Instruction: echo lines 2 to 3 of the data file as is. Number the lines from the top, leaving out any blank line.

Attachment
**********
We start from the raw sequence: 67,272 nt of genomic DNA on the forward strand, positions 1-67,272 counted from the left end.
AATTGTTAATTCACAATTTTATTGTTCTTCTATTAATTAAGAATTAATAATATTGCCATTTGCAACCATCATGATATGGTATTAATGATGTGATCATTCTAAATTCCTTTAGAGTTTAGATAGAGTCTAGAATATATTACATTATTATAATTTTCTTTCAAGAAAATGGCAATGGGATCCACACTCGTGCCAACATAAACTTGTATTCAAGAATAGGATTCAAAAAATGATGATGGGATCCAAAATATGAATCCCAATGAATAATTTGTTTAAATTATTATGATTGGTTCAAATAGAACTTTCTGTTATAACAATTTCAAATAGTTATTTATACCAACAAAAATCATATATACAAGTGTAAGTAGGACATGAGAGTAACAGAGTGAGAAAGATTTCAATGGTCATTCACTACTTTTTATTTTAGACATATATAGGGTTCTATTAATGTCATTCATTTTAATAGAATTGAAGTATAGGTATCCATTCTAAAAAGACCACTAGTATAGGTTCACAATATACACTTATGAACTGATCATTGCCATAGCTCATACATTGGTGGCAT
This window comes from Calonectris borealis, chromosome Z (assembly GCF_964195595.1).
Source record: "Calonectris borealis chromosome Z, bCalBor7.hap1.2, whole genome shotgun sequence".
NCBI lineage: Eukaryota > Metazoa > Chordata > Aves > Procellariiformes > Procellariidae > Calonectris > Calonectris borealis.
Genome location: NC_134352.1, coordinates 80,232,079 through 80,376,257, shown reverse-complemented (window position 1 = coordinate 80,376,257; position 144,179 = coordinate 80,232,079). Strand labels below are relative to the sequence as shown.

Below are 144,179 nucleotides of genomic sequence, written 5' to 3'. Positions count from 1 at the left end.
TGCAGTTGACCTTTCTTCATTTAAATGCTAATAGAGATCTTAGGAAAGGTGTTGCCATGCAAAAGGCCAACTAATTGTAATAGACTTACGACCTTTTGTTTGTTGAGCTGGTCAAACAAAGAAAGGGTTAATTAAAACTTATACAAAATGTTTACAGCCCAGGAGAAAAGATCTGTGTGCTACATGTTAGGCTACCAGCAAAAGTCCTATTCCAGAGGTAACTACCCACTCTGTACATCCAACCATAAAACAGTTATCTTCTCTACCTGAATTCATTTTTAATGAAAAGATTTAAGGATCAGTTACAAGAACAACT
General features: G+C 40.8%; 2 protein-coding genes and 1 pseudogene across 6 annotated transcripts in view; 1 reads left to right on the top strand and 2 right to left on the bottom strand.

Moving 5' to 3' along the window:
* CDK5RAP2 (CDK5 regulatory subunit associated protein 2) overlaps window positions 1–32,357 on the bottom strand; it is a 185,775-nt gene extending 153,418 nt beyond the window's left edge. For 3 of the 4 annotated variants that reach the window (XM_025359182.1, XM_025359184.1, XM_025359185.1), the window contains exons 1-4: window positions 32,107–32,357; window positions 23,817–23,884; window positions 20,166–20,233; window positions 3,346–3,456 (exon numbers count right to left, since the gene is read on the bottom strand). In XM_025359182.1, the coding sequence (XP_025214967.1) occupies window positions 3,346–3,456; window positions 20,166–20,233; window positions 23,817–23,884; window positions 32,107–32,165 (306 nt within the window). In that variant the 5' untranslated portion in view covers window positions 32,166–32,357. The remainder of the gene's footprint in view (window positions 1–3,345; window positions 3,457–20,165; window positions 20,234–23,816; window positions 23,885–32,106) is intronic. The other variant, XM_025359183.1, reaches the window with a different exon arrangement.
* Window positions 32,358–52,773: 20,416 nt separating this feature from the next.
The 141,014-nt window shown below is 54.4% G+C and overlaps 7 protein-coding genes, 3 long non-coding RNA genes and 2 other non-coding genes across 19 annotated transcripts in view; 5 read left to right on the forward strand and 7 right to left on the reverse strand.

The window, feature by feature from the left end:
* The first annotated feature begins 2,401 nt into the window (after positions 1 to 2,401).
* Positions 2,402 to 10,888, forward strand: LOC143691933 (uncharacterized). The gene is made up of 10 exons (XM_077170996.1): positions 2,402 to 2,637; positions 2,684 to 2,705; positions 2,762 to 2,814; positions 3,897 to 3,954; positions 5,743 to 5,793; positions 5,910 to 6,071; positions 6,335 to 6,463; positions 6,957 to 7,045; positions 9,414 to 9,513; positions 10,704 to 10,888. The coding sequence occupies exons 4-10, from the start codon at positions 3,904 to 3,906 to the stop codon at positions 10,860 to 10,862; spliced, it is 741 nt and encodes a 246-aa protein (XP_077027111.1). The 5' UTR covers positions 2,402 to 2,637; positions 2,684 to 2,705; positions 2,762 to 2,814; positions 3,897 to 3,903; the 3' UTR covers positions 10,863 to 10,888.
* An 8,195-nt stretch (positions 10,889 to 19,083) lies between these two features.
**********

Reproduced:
AATTGTTAATTCACAATTTTATTGTTCTTCTATTAATTAAGAATTAATAATATTGCCATTTGCAACCATCATGATATGGTATTAATGATGTGATCATTCTAAATTCCTTTAGAGTTTAGATAGAGTCTAGAATATATTACATTATTATAATTTTCTTTCAAGAAAATGGCAATGGGATCCACACTCGTGCCAACATAAACTTGTATTCAAGAATAGGATTCAAAAAATGATGATGGGATCCAAAATATGAATCCCAATGAATAATTTGTTTAAATTATTATGATTGGTTCAAATAGAACTTTCTGTTATAACAATTTCAAATAGTTATTTATACCAACAAAAATCATATATACAAGTGTAAGTAGGACATGAGAGTAACAGAGTGAGAAAGATTTCAATGGTCATTCACTACTTTTTATTTTAGACATATATAGGGTTCTATTAATGTCATTCATTTTAATAGAATTGAAGTATAGGTATCCATTCTAAAAAGACCACTAGTATAGGTTCACAATATACACTTATGAACTGATCATTGCCATAGCTCATACATTGGTGGCAT
This window comes from Calonectris borealis, chromosome Z (assembly GCF_964195595.1).